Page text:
Print

ACLU challenges required drug testing for patients on pain medications

James Wierciak is a Hamilton County, Ind. resident who has been prescribed pain medications for nearly two decades to manage the chronic pain caused by a variety of health problems. But in late 2013, the Indiana Medical Licensing Board adopted new rules requiring people like James who receive certain levels of common pain medications from their physicians to sign a treatment agreement that mandates annual drug testing.

Patients prescribed certain pain medications should not be forced to consent to annual drug testing as a condition of treatment.

This mandatory drug testing simply goes too far. The Fourth Amendment to the U.S. Constitution offers protection from government-mandated searches unless there is cause or justification.

The ACLU of Indiana challenged this rule in court, saying the testing constituted an unreasonable search, and therefore violated the Fourth Amendment. Our class-action lawsuit sought to prohibit the Medical Licensing Board from requiring the drug testing when that testing is not medically indicated and from requiring patients to sign a treatment agreement consenting to the testing.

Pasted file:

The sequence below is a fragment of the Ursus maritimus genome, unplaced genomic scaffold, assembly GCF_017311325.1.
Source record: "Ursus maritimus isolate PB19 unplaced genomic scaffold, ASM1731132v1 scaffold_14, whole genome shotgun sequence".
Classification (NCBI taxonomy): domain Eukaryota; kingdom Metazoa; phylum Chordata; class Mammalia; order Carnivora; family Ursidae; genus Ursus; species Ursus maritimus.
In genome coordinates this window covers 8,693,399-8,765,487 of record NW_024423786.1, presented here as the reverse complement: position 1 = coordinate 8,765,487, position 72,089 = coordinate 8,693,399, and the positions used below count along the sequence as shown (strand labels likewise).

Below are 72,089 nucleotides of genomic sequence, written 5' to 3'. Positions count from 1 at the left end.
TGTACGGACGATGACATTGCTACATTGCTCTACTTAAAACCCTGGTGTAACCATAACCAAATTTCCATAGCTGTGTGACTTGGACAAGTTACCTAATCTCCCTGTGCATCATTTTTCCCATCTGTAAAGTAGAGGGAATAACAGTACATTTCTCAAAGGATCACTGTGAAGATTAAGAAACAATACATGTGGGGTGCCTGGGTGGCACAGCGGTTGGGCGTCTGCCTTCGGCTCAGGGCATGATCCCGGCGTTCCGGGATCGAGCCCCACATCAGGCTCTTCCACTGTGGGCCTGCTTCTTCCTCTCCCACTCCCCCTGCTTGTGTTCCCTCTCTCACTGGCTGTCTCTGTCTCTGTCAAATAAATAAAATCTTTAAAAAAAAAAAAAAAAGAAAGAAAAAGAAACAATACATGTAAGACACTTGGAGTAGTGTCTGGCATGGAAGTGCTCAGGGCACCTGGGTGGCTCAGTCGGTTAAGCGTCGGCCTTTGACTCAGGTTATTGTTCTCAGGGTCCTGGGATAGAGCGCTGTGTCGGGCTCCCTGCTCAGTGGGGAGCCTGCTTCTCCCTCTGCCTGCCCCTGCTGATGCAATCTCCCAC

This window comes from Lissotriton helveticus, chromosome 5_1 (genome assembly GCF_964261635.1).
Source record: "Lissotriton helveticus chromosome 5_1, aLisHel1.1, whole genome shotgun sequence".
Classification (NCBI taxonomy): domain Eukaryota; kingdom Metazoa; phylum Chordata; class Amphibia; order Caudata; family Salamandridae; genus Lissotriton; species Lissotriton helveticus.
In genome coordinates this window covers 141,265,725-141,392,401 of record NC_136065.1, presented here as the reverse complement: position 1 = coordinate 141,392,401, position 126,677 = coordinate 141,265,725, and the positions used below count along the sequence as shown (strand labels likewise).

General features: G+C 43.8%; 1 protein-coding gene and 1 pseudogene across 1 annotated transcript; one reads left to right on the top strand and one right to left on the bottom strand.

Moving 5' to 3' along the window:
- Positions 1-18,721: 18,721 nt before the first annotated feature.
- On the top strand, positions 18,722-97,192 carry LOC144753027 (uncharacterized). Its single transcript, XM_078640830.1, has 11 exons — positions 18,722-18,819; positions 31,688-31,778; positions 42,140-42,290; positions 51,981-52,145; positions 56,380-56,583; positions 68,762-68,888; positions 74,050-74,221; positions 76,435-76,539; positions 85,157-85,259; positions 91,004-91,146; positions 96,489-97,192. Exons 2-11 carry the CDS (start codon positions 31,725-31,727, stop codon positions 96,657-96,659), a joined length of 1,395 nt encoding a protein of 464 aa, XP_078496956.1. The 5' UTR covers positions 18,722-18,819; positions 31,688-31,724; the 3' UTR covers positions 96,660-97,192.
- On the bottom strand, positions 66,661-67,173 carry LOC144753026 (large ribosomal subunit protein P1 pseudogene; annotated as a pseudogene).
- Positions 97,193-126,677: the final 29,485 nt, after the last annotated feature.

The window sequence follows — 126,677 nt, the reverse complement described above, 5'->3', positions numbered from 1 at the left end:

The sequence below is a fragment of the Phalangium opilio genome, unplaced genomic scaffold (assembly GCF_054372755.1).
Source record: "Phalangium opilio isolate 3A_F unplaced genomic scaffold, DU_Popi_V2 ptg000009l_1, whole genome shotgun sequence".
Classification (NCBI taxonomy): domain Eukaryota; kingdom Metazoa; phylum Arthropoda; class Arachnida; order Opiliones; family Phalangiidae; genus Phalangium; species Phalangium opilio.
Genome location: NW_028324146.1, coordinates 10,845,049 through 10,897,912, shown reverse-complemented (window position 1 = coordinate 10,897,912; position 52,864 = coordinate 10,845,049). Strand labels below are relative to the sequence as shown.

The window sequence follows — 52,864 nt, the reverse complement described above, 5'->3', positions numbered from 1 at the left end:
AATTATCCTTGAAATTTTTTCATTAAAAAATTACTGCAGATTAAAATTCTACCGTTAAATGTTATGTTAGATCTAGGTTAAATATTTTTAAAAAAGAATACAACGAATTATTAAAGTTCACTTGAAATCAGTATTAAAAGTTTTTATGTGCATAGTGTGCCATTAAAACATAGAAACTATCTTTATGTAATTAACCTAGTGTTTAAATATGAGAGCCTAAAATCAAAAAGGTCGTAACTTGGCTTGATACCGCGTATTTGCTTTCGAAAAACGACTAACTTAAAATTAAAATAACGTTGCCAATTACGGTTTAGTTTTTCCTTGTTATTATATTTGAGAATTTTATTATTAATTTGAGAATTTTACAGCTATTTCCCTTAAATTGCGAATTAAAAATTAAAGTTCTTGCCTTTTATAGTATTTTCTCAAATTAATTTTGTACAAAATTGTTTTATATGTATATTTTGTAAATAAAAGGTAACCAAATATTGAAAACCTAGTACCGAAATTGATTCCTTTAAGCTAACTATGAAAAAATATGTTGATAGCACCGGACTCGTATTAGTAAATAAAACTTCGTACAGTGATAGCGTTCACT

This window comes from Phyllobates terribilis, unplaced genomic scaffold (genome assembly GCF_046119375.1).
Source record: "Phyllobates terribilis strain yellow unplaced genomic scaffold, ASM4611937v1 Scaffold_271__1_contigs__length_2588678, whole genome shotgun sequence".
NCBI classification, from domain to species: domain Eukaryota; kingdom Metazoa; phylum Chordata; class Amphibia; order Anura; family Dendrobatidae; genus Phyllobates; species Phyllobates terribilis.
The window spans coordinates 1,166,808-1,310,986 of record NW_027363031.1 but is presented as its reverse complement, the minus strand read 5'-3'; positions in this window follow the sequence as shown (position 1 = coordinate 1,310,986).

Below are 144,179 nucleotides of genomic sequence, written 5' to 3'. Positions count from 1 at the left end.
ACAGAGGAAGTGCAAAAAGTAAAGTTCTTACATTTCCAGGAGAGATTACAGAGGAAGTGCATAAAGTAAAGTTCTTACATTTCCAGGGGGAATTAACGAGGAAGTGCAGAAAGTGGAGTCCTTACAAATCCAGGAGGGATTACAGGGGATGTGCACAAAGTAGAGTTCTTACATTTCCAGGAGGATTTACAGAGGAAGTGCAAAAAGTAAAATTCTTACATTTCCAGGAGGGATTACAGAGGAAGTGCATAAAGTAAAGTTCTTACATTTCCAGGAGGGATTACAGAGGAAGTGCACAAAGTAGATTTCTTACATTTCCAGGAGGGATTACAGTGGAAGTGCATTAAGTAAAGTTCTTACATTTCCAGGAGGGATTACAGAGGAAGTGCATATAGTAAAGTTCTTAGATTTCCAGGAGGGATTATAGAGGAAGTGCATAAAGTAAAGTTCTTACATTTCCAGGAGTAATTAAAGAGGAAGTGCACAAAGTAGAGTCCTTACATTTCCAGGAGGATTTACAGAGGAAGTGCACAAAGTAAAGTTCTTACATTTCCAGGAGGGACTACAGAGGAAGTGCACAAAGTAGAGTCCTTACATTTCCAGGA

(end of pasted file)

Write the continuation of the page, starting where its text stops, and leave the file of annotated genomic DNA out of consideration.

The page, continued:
In response to our lawsuit, the Medical Licensing Board passed a new rule that went into effect on November 1, 2014 (844 IAC 5-6-8) that removes the former requirement that tests must be performed, and instead authorizes the doctor to perform tests when they are deemed to be medically necessary. It also lists factors that doctors should consider in determining whether or not to require testing. Because testing is no longer required by the State, but is left up to the reasonable medical judgment of physicians, we do not believe that there is any longer a Fourth Amendment problem.

Download a copy of the lawsuit

Learn what's happening with drug testing nationally